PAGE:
We sat in this room, holding hands, crying, and just trying to make it through one minute at a time. I fully expected that we had lost this baby, and I just wanted the whole thing to be over. I clung to my belief that God’s plans are bigger than my own, and tried to figure out how I was going to get through the next few days. Finally, after close to two hours of waiting, they had a bed for me and took me back to check me out. I was still bleeding, but it had slowed quite a bit. The ER didn’t have any gyn beds available, so they propped me up on a bed pan to check my cervix and then put a catheter in. I didn’t know this at the time, but if my cervix was open that was a very bad sign. Thankfully, it wasn’t, and I began to hope, just a little, that maybe things would be okay.
Then a nurse came in with a doppler. She told me that she was going to try to find the baby’s heartbeat. She tried. And tried. And tried. After about 10 minutes of rolling that little wand around on my belly, she couldn’t find anything. My heart sank, and again I lost all of the hope that I had just gotten back. She assured me that it might just be too soon to hear a heartbeat, but I knew from my last appointment that his heartbeat was audible, so this did not calm my fears. I asked the doctor if there was any chance that our baby was okay, and he told me that they would need to get me to an ultrasound and I would just have to wait and see.
The next hour of waiting passed just as slowly as the hours before. Finally there was a room available, and they told me they would need to take me by myself, even though Mr. Lion was with me. That was not happening. I was sure that I was going to get the worst news of my life, and I was NOT doing it alone. After some persisting, they allowed Mr. Lion to accompany me (good thing, because I was an emotional wreck and they really did not want to mess with me). The ultrasound tech was very nice, but she was also very clear that she wouldn’t be able to tell me anything. She was only allowed to check things out. She would then give the report to the doctor and the doctor would tell me what she had found. She got everything set up, turned the screen so I couldn’t see, and set out doing her tech-ie stuff. But then, in a moment of incredible kindness and mercy, she turned the screen for me to see, and pointed to the tiny little flicker that I knew meant he/she still had a beating heart.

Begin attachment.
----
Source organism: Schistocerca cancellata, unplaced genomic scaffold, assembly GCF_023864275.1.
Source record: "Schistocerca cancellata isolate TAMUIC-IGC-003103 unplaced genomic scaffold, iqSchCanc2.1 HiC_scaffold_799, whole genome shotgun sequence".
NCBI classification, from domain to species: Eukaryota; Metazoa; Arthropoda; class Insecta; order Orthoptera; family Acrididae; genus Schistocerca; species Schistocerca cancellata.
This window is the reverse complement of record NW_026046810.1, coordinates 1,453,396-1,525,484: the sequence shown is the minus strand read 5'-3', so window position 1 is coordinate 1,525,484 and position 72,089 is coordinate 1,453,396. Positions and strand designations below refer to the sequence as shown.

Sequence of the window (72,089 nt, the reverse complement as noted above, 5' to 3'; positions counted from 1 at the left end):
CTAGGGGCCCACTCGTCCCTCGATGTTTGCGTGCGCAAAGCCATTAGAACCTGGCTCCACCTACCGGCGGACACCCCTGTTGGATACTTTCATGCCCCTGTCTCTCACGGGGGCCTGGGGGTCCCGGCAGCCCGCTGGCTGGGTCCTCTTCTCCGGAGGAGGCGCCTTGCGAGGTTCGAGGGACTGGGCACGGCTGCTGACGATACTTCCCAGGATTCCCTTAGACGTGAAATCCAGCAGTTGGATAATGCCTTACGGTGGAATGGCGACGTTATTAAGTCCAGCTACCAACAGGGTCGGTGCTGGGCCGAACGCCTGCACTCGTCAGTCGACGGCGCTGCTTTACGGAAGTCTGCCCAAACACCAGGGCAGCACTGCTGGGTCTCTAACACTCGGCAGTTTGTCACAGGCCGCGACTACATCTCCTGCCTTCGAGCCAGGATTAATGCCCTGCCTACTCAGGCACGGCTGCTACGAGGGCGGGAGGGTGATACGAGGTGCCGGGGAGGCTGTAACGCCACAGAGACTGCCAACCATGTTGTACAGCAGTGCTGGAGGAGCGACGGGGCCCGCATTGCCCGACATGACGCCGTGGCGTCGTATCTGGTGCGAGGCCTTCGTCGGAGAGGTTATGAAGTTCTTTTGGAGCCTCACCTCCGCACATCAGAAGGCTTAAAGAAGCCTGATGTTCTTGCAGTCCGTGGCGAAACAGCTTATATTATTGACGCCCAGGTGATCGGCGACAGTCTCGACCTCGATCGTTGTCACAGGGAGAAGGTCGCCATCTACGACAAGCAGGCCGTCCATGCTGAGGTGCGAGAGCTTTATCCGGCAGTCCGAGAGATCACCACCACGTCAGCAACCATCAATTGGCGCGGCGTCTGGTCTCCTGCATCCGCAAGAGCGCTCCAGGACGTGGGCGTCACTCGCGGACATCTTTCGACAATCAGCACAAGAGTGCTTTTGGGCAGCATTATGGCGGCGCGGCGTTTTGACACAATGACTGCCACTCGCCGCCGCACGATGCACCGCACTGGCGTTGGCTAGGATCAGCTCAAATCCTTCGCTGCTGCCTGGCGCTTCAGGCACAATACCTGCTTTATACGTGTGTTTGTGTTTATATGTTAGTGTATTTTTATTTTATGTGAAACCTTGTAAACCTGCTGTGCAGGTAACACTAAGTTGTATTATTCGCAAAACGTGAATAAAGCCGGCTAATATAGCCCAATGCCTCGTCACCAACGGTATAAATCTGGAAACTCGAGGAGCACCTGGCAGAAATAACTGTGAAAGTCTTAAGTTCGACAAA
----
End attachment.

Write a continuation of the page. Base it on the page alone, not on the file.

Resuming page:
There had never been a more beautiful sight in the world. In the hours of waiting, I truly believed that this adventure was coming to an end. The discovery that my little peanut was still wiggling around and was alive was indescribable. I cried and cried and was so overwhelmed with gratitude. But we still didn’t know where the bleeding was coming from.
After some more waiting (oh, the waiting), we went back to the ER bed we were in before, and the doctor came to talk to us. He told us that I had experienced a Subchorionic Hematoma, and that although there was a lot of bleeding, the baby was fine. I was sent home and told to keep my feet up and rest, and to follow up with my OB on Monday.
If you aren’t familiar with this condition (I wasn’t), basically it means a blood clot has formed between the placenta and uterus. The doctors insisted that nothing I did could have caused or prevented it, although I have a feeling my trip to DC may have aggravated it. The risk of pregnancy loss with a SCH is very low (only 1-3%) and typically only occurs with very large clots. Usually they resolve on their own by either bleeding out or absorbing back into the mom’s body and cause no problems with the actual pregnancy. Problems usually only occur if the clot grows, so doctors typically require you to take it easy until it is gone.